How to extinguish a fire and what dangers should you be aware of
In the previous section we talked about the fire triangle and its implications, in this section we will talk about how to use that knowledge to extinguish a fire and the other important considerations if you are going to attempt it.
RACE is an acronym used to assist you in decision making in the event of a fire, the first step is to stay calm and assess the situation, then:
Rescue any people in immediate danger, if safe to do so.
Alarm. Raise the alarm by alerting other people and calling 000
Contain. If practical and safe to do so, close all doors and windows.
Extinguish the fire using appropriate equipment, if safe to do so.
Even in facilities installed with an Automatic Fire Alarm (AFA) it is important to call ‘000’ so that the fire brigade can immediately respond more resources if required.
Before any fire fighting can take place there is an important safety step that must be undertaken, that is sizing up the fire. When determining how to fight a fire, or whether to attempt to extinguish the fire at all, you must consider these factors:
Some fires may be too large to effectively extinguish with the resources available to you. For example if an entire meeting room or kitchen is on fire it is unreasonable to expect the average individual to be able to meaningfully extinguish the fire with one extinguisher.
The type of fuel that is burning will affect the types of extinguishing agent that can be used. You would not, as an example, use water if the fire was cooking oil or a flammable liquid. The class of fire that is occurring will dictate what can and cannot be used to attempt to extinguish it.
If the fire involves closed containers of flammable liquids or gas cylinders it may be too dangerous to approach to the range needed to effectively fight the fire with the resources available. This is only an example and your own decision making ability will be required when determining if the nearby hazards are too dangerous to attempt extinguishing.
Is the smoke, heat or gases being produced by the fire a hazard to you? If you are unable to approach the fire from a position where you are protected from these fire products it may be too dangerous to attempt extinguishing. For this reason all fire extinguishers should, at least initially, be used from their maximum range. Things such as wind direction or the slope of the ground (in the case of a liquid fire) should be taken into account.
Regardless of the effectiveness of your size up things can still go wrong. For this reason you must always have an escape route available. If any position that allowed you to avoid other hazards also prevented you having an available escape route, extinguishing should not be attempted.
The acronym PASS is used as a memory device to help with the operation of a fire extinguisher. It lists, in order, the actions you need to take to use one effectively.
Pull the pin and test the fire extinguisher by squeezing the handle. This will give you the confidence that the extinguisher works and allow you to judge how far the extinguishing agent will travel from the nozzle. Remember to stay calm, if you squeeze the handle while trying to pull the pin it will jam up and be impossible to remove until you relax your grip.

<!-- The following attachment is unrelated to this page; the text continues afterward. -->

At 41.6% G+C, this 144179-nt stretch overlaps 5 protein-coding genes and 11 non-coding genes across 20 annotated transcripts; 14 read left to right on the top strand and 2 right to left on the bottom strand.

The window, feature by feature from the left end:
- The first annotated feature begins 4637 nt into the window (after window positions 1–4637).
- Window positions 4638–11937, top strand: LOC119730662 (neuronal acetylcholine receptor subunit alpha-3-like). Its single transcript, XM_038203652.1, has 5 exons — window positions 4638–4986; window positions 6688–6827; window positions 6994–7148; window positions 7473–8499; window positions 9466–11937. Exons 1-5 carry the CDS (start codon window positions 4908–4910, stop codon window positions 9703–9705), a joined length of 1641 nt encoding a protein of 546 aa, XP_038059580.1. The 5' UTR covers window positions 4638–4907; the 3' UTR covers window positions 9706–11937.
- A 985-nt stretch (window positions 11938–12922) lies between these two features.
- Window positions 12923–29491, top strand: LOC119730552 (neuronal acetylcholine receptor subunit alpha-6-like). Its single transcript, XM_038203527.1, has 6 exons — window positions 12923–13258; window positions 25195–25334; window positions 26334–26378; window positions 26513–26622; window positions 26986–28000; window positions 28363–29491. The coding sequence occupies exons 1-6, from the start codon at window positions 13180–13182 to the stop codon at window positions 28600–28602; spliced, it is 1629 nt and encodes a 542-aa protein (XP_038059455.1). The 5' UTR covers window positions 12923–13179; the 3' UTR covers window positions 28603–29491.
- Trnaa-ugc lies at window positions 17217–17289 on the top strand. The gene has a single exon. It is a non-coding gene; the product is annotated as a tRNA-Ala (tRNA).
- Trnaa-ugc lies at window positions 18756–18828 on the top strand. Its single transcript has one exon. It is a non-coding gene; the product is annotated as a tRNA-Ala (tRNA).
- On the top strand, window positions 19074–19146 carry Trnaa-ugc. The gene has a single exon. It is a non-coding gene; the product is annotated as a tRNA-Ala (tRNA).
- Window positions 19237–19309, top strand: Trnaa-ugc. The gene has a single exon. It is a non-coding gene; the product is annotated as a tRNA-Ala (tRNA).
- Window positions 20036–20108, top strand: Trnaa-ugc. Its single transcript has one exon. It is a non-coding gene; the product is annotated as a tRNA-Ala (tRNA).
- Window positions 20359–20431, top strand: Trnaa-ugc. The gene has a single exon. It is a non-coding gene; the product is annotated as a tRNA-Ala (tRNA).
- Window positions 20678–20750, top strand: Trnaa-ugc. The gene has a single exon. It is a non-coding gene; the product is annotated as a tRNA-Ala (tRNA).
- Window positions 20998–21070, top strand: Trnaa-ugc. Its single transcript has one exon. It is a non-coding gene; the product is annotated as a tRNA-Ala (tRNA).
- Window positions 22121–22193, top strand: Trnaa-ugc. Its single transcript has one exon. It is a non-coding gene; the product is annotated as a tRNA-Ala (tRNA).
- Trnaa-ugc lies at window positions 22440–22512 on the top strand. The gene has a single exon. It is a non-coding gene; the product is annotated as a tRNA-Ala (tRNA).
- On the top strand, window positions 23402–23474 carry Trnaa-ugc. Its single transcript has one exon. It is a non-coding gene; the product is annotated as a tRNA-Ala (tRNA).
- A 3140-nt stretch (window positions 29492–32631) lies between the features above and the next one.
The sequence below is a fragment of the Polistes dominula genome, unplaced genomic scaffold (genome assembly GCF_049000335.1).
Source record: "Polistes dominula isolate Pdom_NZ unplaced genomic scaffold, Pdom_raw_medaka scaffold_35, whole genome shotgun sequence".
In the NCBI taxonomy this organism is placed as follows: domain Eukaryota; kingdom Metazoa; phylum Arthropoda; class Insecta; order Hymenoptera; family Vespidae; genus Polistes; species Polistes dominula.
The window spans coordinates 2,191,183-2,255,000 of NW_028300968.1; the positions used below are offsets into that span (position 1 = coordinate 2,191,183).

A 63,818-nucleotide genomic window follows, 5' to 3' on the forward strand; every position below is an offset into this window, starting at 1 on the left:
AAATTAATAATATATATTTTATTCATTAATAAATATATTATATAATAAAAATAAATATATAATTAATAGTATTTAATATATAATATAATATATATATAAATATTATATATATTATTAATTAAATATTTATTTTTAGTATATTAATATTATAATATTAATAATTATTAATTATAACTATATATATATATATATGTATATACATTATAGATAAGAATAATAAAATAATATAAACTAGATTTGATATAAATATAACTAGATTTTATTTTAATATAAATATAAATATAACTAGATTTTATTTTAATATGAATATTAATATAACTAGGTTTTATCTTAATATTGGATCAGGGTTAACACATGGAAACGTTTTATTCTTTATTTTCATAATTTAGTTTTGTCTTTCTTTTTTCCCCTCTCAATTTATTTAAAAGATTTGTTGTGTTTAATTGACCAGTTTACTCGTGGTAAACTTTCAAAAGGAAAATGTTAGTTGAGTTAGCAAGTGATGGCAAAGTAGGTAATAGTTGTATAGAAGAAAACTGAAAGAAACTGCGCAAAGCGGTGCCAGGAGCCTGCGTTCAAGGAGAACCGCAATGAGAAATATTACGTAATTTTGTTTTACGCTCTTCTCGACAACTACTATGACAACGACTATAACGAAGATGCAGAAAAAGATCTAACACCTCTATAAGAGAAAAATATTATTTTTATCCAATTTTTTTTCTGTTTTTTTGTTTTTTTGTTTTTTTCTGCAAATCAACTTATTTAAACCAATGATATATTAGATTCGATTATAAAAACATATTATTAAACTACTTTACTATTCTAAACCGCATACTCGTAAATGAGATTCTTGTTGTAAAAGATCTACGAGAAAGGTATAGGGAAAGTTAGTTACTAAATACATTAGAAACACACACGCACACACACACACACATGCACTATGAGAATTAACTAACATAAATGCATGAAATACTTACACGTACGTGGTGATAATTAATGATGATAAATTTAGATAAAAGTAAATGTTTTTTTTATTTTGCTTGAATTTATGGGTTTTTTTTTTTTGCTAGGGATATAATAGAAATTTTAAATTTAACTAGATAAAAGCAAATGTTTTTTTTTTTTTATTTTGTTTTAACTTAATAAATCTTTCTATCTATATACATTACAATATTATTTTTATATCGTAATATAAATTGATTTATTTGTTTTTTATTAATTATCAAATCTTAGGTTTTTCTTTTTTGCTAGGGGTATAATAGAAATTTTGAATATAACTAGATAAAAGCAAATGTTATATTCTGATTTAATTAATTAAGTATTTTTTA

Aim the fire extinguisher at the base of the fire. Aiming the fire extinguisher at the base of the fire allows the agent to be applied to the burning material directly. Remember, the flames themselves are not the source of the fire, aim it at the base.
Squeeze the handle to release the agent.
Sweep the nozzle side to side to spread the agent over the entirety of the burning material.
The majority of deaths in a fire are not caused by burns (although burns are still a major danger posed by fires), but by smoke inhalation. Often smoke incapacitates so quickly that people are overcome and can’t make it to an otherwise accessible exit. The synthetic materials commonplace in today’s environments produce especially dangerous substances. As a fire grows inside a building it will often consume most of the available oxygen, slowing the burning process. This “incomplete combustion” results in toxic gases.
Smoke is made of components that can be lethal in their own way:
Unburned, partially burned and completely burned substances can be so small they penetrate the respiratory system’s protective filters, lodging in the lungs. Some are actively toxic while others are irritating to the eyes and digestive system.
Foglike droplets of liquid can poison if inhaled or absorbed through the skin.
The most common, carbon monoxide (CO), can be deadly even in small quantities as it replaces oxygen in the bloodstream. Hydrogen cyanide results from the burning of plastics, such as PVC pipe, and interferes with cellular respiration. Phosgene is formed when household products, such as vinyl materials, are burned. At low levels phosgene can cause itchy eyes and a sore throat, at higher levels it can cause pulmonary edema and death.
In addition to producing smoke, fire can incapacitate or kill by reducing oxygen levels, either by consuming the oxygen or displacing it with other gases. Heat is also a respiratory hazard, as superheated gases burn the respiratory tract. When the air is hot enough a single breath can kill.
The most effective method of keeping your premises fire safe is to not need to extinguish a fire in the first place. To work towards this goal you need to take proactive steps to minimise the opportunities fire has to take hold. Some general tips you might consider for this are:
Make sure hot work gets completed in a designated area free of combustibles
Maintain good housekeeping habits to prevent the build up of fuel
Making sure electrical equipment is tested and in good working order
Storing flammable or dangerous goods in designated, bunded areas
Having your staff educated in fire risks and behaviour